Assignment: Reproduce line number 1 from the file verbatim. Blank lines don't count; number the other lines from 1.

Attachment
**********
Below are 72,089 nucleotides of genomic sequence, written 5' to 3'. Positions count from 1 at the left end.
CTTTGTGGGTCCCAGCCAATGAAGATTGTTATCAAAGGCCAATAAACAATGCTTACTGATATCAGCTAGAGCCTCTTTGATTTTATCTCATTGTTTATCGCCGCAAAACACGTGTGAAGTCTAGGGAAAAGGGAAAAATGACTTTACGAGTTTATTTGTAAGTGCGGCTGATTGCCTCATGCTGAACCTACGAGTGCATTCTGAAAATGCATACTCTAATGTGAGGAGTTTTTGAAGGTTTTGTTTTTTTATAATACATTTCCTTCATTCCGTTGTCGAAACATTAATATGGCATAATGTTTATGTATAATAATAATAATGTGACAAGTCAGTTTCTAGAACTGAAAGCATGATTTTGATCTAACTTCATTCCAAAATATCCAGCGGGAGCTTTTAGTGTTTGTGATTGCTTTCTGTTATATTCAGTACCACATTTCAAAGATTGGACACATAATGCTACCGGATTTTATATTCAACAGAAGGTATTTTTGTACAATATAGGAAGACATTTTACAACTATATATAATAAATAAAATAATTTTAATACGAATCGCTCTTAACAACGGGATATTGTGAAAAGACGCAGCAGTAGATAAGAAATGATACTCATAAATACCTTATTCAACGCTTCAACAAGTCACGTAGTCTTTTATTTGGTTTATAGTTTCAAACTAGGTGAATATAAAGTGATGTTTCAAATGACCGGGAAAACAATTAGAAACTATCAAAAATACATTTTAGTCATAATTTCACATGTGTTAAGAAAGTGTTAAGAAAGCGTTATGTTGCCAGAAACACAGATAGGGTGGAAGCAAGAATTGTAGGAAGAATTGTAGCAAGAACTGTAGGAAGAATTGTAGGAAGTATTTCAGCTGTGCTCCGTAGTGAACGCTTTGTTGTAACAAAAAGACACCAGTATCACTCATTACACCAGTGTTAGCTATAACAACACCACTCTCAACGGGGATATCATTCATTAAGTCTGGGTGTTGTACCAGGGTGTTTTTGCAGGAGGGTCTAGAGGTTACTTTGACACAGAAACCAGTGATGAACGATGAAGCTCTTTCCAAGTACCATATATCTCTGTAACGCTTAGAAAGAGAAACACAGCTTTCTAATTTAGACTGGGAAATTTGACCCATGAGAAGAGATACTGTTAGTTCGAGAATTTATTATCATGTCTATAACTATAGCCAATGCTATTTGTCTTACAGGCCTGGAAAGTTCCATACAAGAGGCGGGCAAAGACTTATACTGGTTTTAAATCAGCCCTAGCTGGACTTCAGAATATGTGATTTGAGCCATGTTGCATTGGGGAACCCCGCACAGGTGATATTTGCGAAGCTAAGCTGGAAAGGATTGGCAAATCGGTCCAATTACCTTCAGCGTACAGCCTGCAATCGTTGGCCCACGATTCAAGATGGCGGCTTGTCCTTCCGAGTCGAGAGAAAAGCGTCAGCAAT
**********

Below are 72,089 nucleotides of genomic sequence, written 5' to 3'. Positions count from 1 at the left end.